Christian Gerhartsreiter, who used many assumed names – the most notorious being “Clark Rockefeller” — is the subject of the new play “True Crimes” that will be performed in Toronto at Crow’s Theatre from April. 4-15.

Rockefeller was a self-aggrandizing liar who ended up being prosecuted for kidnapping his own daughter. But before that Gerhartsreiter was living in LA County under the name of Chichester and just a few years ago, after a long investigation, he was convicted of the 1985 murder of sf fan and LASFS member John Sohus. He also is suspected in the disappearance of Sohus’ wife, Linda, another LASFSian.

When someone is a successful criminal, the “successful” part inevitably outweighs the “criminal” part. There’s a long tradition of romanticizing criminals – think of all those shows about the Mafia. Woven between the crimes is a thread of populism and approval for getting over on The Man.

I never expected to have the experience of seeing this fictional polish applied to somebody who killed people I’d met. It makes me sick. When people write that something makes them feel sick, I always believe them, whether or not I have the same visceral reaction. I’ll understand if you don’t feel the same, but I assure you when I say it here, I mean it literally.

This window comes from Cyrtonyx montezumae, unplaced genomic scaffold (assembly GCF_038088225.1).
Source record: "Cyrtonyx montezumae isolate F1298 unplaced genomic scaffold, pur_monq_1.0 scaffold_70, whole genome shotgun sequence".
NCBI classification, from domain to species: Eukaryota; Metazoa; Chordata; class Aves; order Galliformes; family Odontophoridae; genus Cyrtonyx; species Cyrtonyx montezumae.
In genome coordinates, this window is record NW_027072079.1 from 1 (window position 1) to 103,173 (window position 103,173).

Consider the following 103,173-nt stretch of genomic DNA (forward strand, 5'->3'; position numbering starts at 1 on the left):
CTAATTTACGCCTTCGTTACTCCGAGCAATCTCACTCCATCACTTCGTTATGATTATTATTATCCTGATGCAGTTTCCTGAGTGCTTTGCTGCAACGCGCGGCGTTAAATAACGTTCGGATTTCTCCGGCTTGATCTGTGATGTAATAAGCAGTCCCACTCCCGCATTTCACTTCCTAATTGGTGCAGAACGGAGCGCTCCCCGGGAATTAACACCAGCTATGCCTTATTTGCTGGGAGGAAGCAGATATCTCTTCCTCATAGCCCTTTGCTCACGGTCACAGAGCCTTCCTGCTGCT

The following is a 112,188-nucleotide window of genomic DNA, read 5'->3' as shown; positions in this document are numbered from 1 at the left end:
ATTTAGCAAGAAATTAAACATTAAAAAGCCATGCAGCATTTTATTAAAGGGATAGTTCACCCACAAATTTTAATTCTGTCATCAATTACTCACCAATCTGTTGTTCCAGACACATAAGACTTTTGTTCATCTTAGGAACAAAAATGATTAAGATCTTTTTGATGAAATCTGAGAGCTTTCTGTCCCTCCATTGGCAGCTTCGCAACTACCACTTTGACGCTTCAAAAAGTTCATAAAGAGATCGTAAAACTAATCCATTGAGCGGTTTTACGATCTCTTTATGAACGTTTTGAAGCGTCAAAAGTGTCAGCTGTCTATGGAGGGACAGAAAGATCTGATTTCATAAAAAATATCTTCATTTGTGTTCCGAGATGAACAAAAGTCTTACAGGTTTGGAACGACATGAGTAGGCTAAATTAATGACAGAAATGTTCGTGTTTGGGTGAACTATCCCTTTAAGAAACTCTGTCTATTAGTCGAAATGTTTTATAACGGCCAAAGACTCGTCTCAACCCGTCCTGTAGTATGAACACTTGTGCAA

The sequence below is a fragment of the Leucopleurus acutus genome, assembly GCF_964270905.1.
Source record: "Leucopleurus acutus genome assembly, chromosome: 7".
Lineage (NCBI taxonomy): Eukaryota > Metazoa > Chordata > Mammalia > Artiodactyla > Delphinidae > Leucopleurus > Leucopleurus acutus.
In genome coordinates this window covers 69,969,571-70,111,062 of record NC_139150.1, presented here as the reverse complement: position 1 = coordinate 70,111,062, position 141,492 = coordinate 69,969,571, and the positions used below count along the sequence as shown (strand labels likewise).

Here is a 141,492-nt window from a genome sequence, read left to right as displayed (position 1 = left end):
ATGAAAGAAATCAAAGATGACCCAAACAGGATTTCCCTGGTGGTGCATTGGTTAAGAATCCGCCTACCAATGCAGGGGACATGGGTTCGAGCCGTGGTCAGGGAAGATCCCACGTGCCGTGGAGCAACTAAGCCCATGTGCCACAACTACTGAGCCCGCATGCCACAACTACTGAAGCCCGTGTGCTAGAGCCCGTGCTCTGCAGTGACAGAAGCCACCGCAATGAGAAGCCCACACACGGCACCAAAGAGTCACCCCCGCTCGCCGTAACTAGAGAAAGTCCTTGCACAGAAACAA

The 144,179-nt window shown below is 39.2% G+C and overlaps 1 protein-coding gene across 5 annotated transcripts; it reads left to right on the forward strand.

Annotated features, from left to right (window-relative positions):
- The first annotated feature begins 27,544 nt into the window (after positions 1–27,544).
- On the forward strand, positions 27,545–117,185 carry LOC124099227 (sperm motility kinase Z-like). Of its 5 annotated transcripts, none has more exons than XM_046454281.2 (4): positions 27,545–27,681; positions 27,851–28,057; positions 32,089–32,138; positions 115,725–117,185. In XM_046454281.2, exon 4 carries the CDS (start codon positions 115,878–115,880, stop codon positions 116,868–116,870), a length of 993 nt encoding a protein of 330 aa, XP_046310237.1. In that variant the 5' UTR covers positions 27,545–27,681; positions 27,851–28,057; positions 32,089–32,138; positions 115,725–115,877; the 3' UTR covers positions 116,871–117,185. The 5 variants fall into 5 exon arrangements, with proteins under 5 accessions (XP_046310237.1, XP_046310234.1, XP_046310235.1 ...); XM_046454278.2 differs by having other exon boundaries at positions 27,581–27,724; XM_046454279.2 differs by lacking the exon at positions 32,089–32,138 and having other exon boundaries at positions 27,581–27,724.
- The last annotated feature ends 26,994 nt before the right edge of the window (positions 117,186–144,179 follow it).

There were so many absurd pretensions and highly embroidered lies involved in the “Clark Rockefeller” part of the story they can upstage the darker part of his story. Even journalist Frank Girardot, who followed Gerhartsreiter’s LA prosecution for years and wrote a book about him, said on File 770 in 2013 right after the murder conviction was announced, “It’s a tragic story that would be a comedy if it wasn’t for the deaths of John and Linda.”

The trailer emphasizes that he was a con man – which he was, but fictionalized con men are usually thieves or impostors pretending to a title or expertise they don’t really have, not kidnappers and violent murderers. Think of movies like The Great Impostor with Tony Curtis, or Catch Me If You Can with Leonardo Di Caprio – two of Hollywood’s most attractive actors. I feel doubtful about the direction this play will be taking.

True Crime trailer:

[Thanks to Murray Moore for the story.]